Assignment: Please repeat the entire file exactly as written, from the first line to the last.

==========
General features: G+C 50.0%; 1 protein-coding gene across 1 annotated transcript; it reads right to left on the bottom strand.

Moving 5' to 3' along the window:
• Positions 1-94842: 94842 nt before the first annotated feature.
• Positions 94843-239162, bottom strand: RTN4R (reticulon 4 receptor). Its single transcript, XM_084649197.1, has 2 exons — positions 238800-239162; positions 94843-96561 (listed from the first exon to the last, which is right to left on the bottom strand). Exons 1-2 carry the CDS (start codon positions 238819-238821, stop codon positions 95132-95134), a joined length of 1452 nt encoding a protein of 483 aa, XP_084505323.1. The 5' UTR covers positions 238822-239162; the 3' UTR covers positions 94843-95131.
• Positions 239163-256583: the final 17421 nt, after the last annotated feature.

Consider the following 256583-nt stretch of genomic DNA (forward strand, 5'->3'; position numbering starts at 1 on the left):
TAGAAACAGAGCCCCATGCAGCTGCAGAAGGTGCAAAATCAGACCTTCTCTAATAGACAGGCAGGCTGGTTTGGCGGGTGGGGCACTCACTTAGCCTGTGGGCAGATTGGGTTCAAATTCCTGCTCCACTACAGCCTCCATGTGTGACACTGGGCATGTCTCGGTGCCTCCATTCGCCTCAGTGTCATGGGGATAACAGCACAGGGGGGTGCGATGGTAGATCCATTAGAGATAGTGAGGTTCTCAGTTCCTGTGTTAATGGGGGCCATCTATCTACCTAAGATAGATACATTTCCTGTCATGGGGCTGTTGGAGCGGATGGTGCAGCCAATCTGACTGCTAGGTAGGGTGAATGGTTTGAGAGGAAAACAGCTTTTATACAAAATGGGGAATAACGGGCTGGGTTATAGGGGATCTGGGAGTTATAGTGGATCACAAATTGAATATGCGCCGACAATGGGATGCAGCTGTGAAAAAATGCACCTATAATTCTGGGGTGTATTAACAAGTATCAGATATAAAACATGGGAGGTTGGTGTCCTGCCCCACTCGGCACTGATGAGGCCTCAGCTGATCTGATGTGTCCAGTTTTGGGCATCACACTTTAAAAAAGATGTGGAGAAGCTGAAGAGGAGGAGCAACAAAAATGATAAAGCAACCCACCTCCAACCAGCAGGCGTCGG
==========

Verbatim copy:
General features: G+C 50.0%; 1 protein-coding gene across 1 annotated transcript; it reads right to left on the bottom strand.

Moving 5' to 3' along the window:
• Positions 1-94842: 94842 nt before the first annotated feature.
• Positions 94843-239162, bottom strand: RTN4R (reticulon 4 receptor). Its single transcript, XM_084649197.1, has 2 exons — positions 238800-239162; positions 94843-96561 (listed from the first exon to the last, which is right to left on the bottom strand). Exons 1-2 carry the CDS (start codon positions 238819-238821, stop codon positions 95132-95134), a joined length of 1452 nt encoding a protein of 483 aa, XP_084505323.1. The 5' UTR covers positions 238822-239162; the 3' UTR covers positions 94843-95131.
• Positions 239163-256583: the final 17421 nt, after the last annotated feature.

Consider the following 256583-nt stretch of genomic DNA (forward strand, 5'->3'; position numbering starts at 1 on the left):
TAGAAACAGAGCCCCATGCAGCTGCAGAAGGTGCAAAATCAGACCTTCTCTAATAGACAGGCAGGCTGGTTTGGCGGGTGGGGCACTCACTTAGCCTGTGGGCAGATTGGGTTCAAATTCCTGCTCCACTACAGCCTCCATGTGTGACACTGGGCATGTCTCGGTGCCTCCATTCGCCTCAGTGTCATGGGGATAACAGCACAGGGGGGTGCGATGGTAGATCCATTAGAGATAGTGAGGTTCTCAGTTCCTGTGTTAATGGGGGCCATCTATCTACCTAAGATAGATACATTTCCTGTCATGGGGCTGTTGGAGCGGATGGTGCAGCCAATCTGACTGCTAGGTAGGGTGAATGGTTTGAGAGGAAAACAGCTTTTATACAAAATGGGGAATAACGGGCTGGGTTATAGGGGATCTGGGAGTTATAGTGGATCACAAATTGAATATGCGCCGACAATGGGATGCAGCTGTGAAAAAATGCACCTATAATTCTGGGGTGTATTAACAAGTATCAGATATAAAACATGGGAGGTTGGTGTCCTGCCCCACTCGGCACTGATGAGGCCTCAGCTGATCTGATGTGTCCAGTTTTGGGCATCACACTTTAAAAAAGATGTGGAGAAGCTGAAGAGGAGGAGCAACAAAAATGATAAAGCAACCCACCTCCAACCAGCAGGCGTCGG